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Djamolidine Abdoujaparov

Djamolidine Abdoujaparov
An unsmiling Abdoujaparov in the Tour de France green jersey
Abdoujaparov in 1993
Personal information
Full nameDjamolidine Abdoujaparov
NicknameThe Tashkent Express, The Tashkent Terror, Abdou[1]
Born (1964-02-28) 28 February 1964 (age 60)
Tashkent, Uzbek SSR, Soviet Union
Height1.74 m (5 ft 8+12 in)
Weight72 kg (159 lb; 11 st 5 lb)
Team information
Current teamRetired
DisciplineRoad
RoleRider
Rider typeSprinter
Professional teams
1990Alfa Lum
1991–1992Carrera Jeans–Tassoni
1993Lampre–Polti
1994Team Polti–Vaporetto
1995Novell–Decca–Colnago
1996Refin–Mobilvetta
1997Lotto–Mobistar–Isoglass
Major wins
Grand Tours
Tour de France
Points classification (1991, 1993, 1994)
9 individual stages (1991, 1993, 1994, 1995, 1996)
Giro d'Italia
Points classification (1994)
Intergiro classification (1994)
1 individual stage (1994)
Vuelta a España
Points classification (1992)
7 individual stages (1992, 1993)

One-day races and Classics

Gent–Wevelgem (1991)

Djamolidine Mirgarifanovich Abdoujaparov (Uzbek: Jamoliddin Mirgarifanovich Abdujaparov; born 28 February 1964) is a former professional road racing cyclist from Uzbekistan.[2] Abdoujaparov was a sprinter, nicknamed "The Tashkent Terror"[3] as he was so ferocious in the sprints. His unorthodox and often erratic sprinting caused a number of crashes. He competed in the individual road race at the Olympic Games on two occasions: in 1988 for the Soviet Union and in 1996 for Uzbekistan; he placed fifth in 1988.[1]

Career

Abdoujaparov was born in Tashkent to a Crimean Tatar family which was forcibly deported to Uzbekistan during Soviet rule.[2] A graduate of the Soviet sports programme, he came into his prime just as his country gained independence; after initial difficulties (including Uzbekistan's not being affiliated to the UCI, which caused problems with the Cycling World Championship) he signed for a Western professional team and became one of the world's top sprinters. Abdoujaparov first rode with the Alfa Lum team in 1990 before the team folded and he joined Carrera Jeans–Tassoni in 1991.[4] Abdoujaparov had numerous tussles with Laurent Jalabert in the Tour de France's green sprinters jersey competition in the early 1990s. In 1991 Abdoujaparov won the competition despite a spectacular crash during the final stage on the Champs-Élysées in Paris, where he collided with the barriers 100 m before the finish and somersaulted into the air. Despite still holding enough points to win the sprinters' jersey, he had to cross the line unaided. Members of his team picked him up, put him back on the bike, and he rode slowly over the last few meters, medical staff walking alongside him.

In his last complete tour in 1996, Abdoujaparov achieved a mountain breakaway for his last stage win, unusual for a sprinter. By this stage, though, results were not as good, and after failing seven separate anti-doping tests during the 1997 season, including twice at the 1997 Tour de France, he retired from cycling. He failed the tests screening for the presence in his body of, among others, the anti-asthma drug clenbuterol.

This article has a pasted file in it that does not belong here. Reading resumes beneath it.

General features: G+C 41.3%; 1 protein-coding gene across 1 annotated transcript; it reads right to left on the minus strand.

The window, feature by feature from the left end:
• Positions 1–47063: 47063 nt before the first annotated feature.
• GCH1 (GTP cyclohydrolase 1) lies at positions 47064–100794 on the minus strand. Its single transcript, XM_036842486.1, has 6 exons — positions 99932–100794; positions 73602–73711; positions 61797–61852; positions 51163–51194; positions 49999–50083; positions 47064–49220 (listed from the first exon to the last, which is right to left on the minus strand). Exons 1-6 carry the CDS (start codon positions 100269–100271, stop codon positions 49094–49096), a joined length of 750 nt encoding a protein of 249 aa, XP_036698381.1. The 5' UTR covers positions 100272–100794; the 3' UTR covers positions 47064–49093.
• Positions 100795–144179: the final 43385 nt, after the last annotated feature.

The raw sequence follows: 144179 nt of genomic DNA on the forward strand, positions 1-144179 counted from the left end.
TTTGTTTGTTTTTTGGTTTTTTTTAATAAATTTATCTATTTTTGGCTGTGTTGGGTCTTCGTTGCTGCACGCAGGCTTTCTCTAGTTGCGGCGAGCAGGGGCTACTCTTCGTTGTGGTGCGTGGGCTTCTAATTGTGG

Abdoujaparov, a British rock band formed by former Carter USM guitarist Les "Fruitbat" Carter, is named after him.[5]

Major results

1985
Tour de l'Avenir
1st Points classification
1st Stage 6b
Giro Ciclistico d'Italia
1st Stages 4, 6 & 9
Circuit de la Sarthe-Pays de la Loire
1st Stages 4a & 4b
1987
Peace Race
1st Stages 7, 11 & 14
3rd Gran Premio Palio del Recioto
1988
Peace Race
1st Points classification
1st Stages 1 & 12
Tour de Pologne
1st Stages 2, 6 & 7
5th Road race, Olympic Games
1989
1st Stage 1 Peace Race
3rd Gran Premio della Liberazione
1990
8th Coppa Bernocchi
1991
1st Gent–Wevelgem
1st Giro del Piemonte
Tour de France
1st Points classification
1st Stages 1 & 4
1st Stage 7 Volta a Catalunya
1st Stage 1 Settimana Internazionale di Coppi e Bartali
Vuelta a Murcia
1st Stages 2 & 4b
4th Milan–San Remo
1992
Vuelta a España
1st Points classification
1st Stages 2a, 4, 11 & 21
Volta a la Comunitat Valenciana
1st Stages 5a & 6
1st Stage 3 Tour of Britain
1993
Tour de France
1st Points classification
1st Stages 3, 18 & 20
Vuelta a España
1st Stages 9, 12 & 20
1st Stage 10 Tour de Suisse
3rd Gent–Wevelgem
4th Overall Three Days of De Panne
1994
1st Memorial Rik Van Steenbergen
1st Polynormande
Tour de France
1st Points classification
1st Stages 1 & 20
Giro d'Italia
1st Points classification
1st Intergiro classification
1st Stage 10
Paris–Nice
1st Stages 3 & 8a
1st Stage 10 Tour DuPont
2nd Overall Three Days of De Panne
1st Stages 1 & 3a
2nd Overall Ronde van Nederland
1st Stages 2 & 4
2nd Classic Haribo
3rd Scheldeprijs
5th Gent–Wevelgem
1995
1st Stage 20 Tour de France
1st Stage 3 Tour DuPont
5th Scheldeprijs
10th Memorial Rik Van Steenbergen
1996
1st Stage 14 Tour de France
1st Stage 2 Tirreno–Adriatico
1st Stage 1 Vuelta a Murcia
1st Stage 2 Giro di Sardegna
3rd Gran Premio Industria e Commercio di Prato
1997
1st La Côte Picarde
1st Stage 7 Four Days of Dunkirk
Critérium du Dauphiné Liberé
1st Stages 1 & 3

See also

References

  1. ^ a b Evans, Hilary; Gjerde, Arild; Heijmans, Jeroen; Mallon, Bill; et al. "Djamolidine Abdoujaparov". Olympics at Sports-Reference.com. Sports Reference LLC. Archived from the original on 4 March 2016.
  2. ^ a b "Djamolidine Abdoujaparov interview from ATR". ATR. 30 May 2012. Archived from the original on 2 December 2013. Retrieved 18 August 2014.
  3. ^ "'Tashkent terror' banned from cycling for one year". BBC News. 26 January 1998. Retrieved 18 July 2007.
  4. ^ Zanca, Salvatore (10 July 1991). "Overall Leader of Tour injures his collarbone". The Deseret News. p. 15. Retrieved 8 April 2023.
  5. ^ Carlson, Dean. "Abdoujaparov - Biography". AllMusic. Retrieved 28 April 2014.
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Djamolidine Abdoujaparov
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